Wasted my time reading the book, wasted my money and decided I simply didn’t want to go waste my time at the actual meeting so I skipped it. You win some, you lose some. This was a definite lose…

How did your January play out? Did it pair nicely with your own goals?

What were your bests? (and equally important, was there something you tried that simply did not work?)

Girl talk…

On the rare occasion that I log onto facebook, I usually end up feeling sad because of those silly little reminders from six, ten or however many years ago. It isn’t that I am now a miserable sow, but it is a truth I have long since accepted that my life turned upside down in 2012, and in a lot of ways it never recovered. As the years have passed,  new normals have formed. Not everything is all bad.

Sometimes the sadness simply lives in the differences.

One of the differences is that our home, pre-March of ’13, was always full. There were always bodies there, fun, laughter, and love. Always. Holidays were the moments I lived for. We hosted parties throughout the year, entertained guests on a whim, and just really lived a full life.

Post the big shift, this hasn’t been a truth we know. There is a very haunting sadness about that, and I think in so many ways we just really want that again, even if it is with different people.

Another truth is that I really miss my friends back home. It hasn’t been a lack of effort in making new kindred connections, in the years that have passed, but a bit of isolation has remained the theme…

When we moved to Pennsylvania, a few months ago, I hadn’t even unpacked before I was putting myself out there in search of friendship. Over the 5.5 years that had passed, my comfort zone had become a thing of the past. (It’s safe to say that is a good thing.) In a giant twist of irony, though I started off on a good foot, I then acquired the forever-long-virus-from-hell  and have now been sick seventy percent of the time I’ve lived here.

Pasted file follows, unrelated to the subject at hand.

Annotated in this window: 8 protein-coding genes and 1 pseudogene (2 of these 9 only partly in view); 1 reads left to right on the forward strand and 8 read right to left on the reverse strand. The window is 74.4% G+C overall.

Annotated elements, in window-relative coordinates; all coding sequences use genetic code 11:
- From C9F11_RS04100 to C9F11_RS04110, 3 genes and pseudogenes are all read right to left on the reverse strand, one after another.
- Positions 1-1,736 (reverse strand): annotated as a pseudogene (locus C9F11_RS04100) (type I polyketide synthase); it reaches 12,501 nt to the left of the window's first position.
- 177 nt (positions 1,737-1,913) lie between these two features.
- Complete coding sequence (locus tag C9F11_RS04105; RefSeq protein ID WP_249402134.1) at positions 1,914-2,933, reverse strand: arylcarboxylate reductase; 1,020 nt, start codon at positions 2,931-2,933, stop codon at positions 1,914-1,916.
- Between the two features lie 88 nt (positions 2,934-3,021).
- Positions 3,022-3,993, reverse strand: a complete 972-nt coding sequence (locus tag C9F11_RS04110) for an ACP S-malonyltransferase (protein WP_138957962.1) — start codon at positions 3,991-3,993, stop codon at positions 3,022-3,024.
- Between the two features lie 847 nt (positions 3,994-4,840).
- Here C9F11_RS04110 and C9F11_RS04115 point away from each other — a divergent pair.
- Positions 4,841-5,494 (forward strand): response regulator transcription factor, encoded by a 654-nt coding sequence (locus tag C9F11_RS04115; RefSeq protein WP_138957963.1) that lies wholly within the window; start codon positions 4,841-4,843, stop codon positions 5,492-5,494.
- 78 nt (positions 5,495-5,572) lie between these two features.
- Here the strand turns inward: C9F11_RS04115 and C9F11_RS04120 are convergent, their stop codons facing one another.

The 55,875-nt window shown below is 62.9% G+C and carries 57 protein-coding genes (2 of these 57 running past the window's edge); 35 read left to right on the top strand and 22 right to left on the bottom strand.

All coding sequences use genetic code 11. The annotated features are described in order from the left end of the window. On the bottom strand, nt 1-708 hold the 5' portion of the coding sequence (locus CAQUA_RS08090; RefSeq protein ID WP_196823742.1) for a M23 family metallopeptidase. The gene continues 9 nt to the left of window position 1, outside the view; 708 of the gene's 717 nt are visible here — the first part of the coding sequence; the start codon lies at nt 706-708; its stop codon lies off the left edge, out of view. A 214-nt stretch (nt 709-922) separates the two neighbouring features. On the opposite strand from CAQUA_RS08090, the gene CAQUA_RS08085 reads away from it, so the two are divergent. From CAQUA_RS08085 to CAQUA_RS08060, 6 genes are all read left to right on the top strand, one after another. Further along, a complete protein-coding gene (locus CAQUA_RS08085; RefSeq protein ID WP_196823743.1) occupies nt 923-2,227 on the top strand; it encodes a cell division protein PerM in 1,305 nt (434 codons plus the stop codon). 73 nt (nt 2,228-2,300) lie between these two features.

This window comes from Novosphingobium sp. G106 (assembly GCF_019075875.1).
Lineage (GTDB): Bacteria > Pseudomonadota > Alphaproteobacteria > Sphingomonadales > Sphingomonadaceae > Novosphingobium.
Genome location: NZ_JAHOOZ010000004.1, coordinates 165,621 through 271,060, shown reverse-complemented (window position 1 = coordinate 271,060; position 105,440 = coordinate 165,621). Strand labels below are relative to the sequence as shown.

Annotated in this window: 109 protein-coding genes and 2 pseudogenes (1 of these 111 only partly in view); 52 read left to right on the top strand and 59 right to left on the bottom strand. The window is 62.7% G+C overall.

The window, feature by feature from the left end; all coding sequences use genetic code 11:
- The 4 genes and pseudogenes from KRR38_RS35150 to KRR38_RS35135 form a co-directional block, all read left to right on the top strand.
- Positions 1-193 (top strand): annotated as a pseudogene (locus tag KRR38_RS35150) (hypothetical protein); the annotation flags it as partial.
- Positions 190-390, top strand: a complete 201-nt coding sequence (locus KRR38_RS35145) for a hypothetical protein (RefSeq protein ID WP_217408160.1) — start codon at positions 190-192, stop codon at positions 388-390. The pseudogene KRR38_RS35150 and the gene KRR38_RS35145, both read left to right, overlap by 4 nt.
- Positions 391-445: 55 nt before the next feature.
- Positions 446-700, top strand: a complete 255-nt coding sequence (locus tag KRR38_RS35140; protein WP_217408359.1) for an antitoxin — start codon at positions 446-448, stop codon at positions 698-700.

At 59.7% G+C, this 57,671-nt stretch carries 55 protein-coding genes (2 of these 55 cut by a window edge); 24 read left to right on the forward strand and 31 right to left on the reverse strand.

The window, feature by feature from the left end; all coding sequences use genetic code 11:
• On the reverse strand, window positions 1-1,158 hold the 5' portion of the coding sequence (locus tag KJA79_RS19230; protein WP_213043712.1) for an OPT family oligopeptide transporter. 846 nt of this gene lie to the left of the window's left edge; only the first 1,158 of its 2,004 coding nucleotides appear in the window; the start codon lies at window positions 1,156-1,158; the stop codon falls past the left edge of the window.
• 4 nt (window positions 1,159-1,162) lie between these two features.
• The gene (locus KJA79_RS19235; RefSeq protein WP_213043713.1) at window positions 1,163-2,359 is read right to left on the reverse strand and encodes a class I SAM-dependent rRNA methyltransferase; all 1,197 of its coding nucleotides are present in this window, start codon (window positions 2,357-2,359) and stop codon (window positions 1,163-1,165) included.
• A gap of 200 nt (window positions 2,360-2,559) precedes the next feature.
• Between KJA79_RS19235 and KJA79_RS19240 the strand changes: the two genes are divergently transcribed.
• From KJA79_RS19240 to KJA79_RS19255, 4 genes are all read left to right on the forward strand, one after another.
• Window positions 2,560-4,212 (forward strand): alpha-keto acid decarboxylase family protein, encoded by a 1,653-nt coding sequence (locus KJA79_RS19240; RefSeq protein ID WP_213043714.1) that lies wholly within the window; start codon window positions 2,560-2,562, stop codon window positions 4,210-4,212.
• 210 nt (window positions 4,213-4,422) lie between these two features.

A couple of weeks ago I was having a video team meeting with other ladies for the podcast, and a truth struck me- as much as I love each one of those girls, and would rather be hanging out and laughing with them in person- if I’d had a fulfilling social calendar, this podcast would not exist.

It took my rock-bottom and gut-wrenching loneliness to put me in a place where this project bloomed from. It was existing in that space that put me face to face with women who needed to share their stories, and let’s be honest, it probably required me to be in that frame of lonely context to be able to really listen.

I absolutely LOVE doing this show. Are our mics more outdated than they should be? Sure. Are we learning as we go? Yes. Because of the format we record, (over the internet) do connections sometime get faulty? Yes they do. It doesn’t matter though, because we are engaging in real life, about real life.

This week is the airing of our twenty fifth episode. (Due to a misalignment it is MARKED 24th, but the 25th aired two weeks ago. See? No polished process here, because it’s run by normal and unpolished people. I dig it.)  Twenty Five is a beautiful milestone and I am so grateful! On the front end of this journey, I had low expectations and high frustrations. I was willing to undergo this experiment but was also fairly certain it would be super short-lived. What happened next was nothing I ever imagined… The show meant something. Women rose up and said “no! We need to keep this going, it matters,” when it looked like it might be over. And it is true, it does matter. For every woman we meet, in an episode, who bravely shares her story, there are roughly six more who write in. This show matters. Women from England and Australia reach out to talk about episodes that struck them and I’m left here asking how in the world, in the past 40 weeks, this show has traveled so far?

From the very beginning I have said that whoever is supposed to be a part of the show, and whoever is supposed to listen, will. I’ll do my part, this amazing group of women will do theirs, and this show will do what it needs to do. That formula surprisingly works.

In the end, I may not have a friend to catch a movie with, but I get to video chat amazing women all over the world, walking alongside them through hard, dark things and celebrating with them in the beautiful ones. There isn’t a movie in the world worth exchanging for this…

Twenty five episodes in, I just wanted to thank you for your support. If you’re reading this and in the dark, I really hope you’ll tune in. I’ve loved the journey of the past couple dozen episodes, but I am really excited about the things we have down the road. Travel it with us?